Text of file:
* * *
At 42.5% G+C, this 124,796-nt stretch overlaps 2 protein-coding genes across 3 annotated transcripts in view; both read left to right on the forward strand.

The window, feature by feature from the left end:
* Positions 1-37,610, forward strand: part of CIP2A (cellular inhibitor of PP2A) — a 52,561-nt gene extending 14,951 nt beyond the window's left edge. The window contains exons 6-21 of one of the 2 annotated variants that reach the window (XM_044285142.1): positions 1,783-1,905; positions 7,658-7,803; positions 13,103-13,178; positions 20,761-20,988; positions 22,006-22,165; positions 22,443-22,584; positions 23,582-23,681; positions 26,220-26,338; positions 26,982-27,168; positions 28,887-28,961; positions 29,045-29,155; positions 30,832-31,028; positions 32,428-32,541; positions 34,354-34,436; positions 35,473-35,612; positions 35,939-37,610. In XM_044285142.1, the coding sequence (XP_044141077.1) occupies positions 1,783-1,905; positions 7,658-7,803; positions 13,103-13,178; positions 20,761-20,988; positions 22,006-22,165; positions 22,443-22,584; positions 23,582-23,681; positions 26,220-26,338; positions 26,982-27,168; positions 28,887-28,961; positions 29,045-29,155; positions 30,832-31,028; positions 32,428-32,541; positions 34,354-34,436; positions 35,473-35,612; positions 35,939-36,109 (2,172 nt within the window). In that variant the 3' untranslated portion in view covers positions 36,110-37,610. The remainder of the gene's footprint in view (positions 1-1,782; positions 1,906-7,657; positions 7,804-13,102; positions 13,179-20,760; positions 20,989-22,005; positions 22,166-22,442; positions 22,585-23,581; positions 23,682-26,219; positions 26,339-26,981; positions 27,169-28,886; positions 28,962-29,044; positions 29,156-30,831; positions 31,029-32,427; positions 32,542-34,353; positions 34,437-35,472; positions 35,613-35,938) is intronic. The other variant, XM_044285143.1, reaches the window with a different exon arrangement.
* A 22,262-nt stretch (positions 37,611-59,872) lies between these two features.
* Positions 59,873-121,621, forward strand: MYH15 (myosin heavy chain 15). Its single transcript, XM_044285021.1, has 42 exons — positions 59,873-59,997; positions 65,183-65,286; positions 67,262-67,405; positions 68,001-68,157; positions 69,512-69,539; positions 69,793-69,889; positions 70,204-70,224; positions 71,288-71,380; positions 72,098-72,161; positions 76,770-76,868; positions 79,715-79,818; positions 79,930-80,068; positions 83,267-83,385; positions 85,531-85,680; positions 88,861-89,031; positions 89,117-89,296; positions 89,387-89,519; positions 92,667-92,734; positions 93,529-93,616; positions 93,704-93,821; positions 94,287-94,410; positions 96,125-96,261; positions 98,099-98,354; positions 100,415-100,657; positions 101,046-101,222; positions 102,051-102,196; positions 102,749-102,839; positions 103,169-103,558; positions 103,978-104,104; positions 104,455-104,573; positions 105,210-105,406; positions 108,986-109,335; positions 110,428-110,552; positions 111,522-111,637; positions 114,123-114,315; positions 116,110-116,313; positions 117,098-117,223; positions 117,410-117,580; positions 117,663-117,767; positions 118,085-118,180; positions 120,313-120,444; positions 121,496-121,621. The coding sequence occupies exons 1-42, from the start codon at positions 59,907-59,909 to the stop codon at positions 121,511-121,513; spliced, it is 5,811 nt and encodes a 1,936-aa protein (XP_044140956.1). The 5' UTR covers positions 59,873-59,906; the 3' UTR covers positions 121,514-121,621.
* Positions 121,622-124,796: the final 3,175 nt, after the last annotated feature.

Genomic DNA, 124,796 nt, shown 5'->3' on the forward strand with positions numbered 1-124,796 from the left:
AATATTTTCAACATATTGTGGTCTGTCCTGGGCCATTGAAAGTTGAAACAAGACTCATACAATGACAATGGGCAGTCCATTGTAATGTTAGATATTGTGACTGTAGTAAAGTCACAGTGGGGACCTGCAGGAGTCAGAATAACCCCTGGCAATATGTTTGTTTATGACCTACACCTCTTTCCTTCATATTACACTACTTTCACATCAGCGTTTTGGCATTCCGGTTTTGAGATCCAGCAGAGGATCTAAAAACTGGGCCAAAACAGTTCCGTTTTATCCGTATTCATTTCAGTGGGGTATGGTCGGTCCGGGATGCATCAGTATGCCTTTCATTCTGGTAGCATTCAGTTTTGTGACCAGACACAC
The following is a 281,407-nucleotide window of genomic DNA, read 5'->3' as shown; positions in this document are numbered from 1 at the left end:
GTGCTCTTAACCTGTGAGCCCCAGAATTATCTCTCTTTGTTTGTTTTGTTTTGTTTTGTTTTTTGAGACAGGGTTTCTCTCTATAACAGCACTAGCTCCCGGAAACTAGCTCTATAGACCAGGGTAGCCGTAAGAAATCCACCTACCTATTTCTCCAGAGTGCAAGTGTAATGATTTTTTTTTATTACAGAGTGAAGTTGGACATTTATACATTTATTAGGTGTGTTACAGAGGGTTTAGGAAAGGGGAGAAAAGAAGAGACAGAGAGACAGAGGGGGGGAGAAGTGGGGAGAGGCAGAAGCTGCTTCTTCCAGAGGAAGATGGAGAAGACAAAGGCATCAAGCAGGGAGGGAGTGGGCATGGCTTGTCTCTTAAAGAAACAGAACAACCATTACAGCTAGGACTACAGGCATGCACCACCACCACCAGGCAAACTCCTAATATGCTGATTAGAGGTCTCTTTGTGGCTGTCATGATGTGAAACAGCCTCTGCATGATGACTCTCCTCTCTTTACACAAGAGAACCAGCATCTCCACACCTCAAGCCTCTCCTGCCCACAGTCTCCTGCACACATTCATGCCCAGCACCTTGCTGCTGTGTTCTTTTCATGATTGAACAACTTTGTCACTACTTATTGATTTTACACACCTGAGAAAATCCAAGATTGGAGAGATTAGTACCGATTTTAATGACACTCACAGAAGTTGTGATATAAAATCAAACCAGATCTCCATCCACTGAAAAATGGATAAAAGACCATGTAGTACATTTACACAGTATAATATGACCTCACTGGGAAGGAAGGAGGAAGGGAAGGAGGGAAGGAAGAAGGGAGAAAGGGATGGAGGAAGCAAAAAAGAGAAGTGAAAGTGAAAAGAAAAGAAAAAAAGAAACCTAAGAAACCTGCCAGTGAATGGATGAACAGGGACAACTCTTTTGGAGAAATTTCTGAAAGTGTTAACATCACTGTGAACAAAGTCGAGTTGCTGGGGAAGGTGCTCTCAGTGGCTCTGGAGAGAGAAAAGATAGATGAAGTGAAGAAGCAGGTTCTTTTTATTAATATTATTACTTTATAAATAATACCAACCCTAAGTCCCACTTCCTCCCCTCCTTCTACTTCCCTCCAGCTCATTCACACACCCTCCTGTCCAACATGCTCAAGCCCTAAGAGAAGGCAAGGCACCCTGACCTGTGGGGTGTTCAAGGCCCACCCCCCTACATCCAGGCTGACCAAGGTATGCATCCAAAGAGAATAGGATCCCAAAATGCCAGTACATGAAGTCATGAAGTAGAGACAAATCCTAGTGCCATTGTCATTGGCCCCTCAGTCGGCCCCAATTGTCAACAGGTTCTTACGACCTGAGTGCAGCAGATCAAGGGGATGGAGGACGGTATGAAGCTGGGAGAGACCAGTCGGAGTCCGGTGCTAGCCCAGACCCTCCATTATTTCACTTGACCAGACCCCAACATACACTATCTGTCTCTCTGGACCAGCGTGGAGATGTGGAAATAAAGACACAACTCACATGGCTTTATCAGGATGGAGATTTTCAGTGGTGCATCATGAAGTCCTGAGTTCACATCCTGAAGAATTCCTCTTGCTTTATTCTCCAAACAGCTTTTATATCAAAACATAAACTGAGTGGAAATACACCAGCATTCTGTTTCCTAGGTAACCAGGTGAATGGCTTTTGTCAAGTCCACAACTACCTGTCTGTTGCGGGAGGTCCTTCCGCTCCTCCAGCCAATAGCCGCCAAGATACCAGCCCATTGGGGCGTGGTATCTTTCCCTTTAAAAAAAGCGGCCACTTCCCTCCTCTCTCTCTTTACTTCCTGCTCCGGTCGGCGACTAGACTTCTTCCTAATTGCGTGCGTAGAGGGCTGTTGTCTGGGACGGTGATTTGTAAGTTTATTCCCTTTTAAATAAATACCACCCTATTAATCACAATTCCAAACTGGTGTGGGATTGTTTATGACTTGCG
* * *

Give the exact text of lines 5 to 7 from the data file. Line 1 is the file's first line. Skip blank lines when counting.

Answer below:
* Positions 59,873-121,621, forward strand: MYH15 (myosin heavy chain 15). Its single transcript, XM_044285021.1, has 42 exons — positions 59,873-59,997; positions 65,183-65,286; positions 67,262-67,405; positions 68,001-68,157; positions 69,512-69,539; positions 69,793-69,889; positions 70,204-70,224; positions 71,288-71,380; positions 72,098-72,161; positions 76,770-76,868; positions 79,715-79,818; positions 79,930-80,068; positions 83,267-83,385; positions 85,531-85,680; positions 88,861-89,031; positions 89,117-89,296; positions 89,387-89,519; positions 92,667-92,734; positions 93,529-93,616; positions 93,704-93,821; positions 94,287-94,410; positions 96,125-96,261; positions 98,099-98,354; positions 100,415-100,657; positions 101,046-101,222; positions 102,051-102,196; positions 102,749-102,839; positions 103,169-103,558; positions 103,978-104,104; positions 104,455-104,573; positions 105,210-105,406; positions 108,986-109,335; positions 110,428-110,552; positions 111,522-111,637; positions 114,123-114,315; positions 116,110-116,313; positions 117,098-117,223; positions 117,410-117,580; positions 117,663-117,767; positions 118,085-118,180; positions 120,313-120,444; positions 121,496-121,621. The coding sequence occupies exons 1-42, from the start codon at positions 59,907-59,909 to the stop codon at positions 121,511-121,513; spliced, it is 5,811 nt and encodes a 1,936-aa protein (XP_044140956.1). The 5' UTR covers positions 59,873-59,906; the 3' UTR covers positions 121,514-121,621.
* Positions 121,622-124,796: the final 3,175 nt, after the last annotated feature.

Genomic DNA, 124,796 nt, shown 5'->3' on the forward strand with positions numbered 1-124,796 from the left: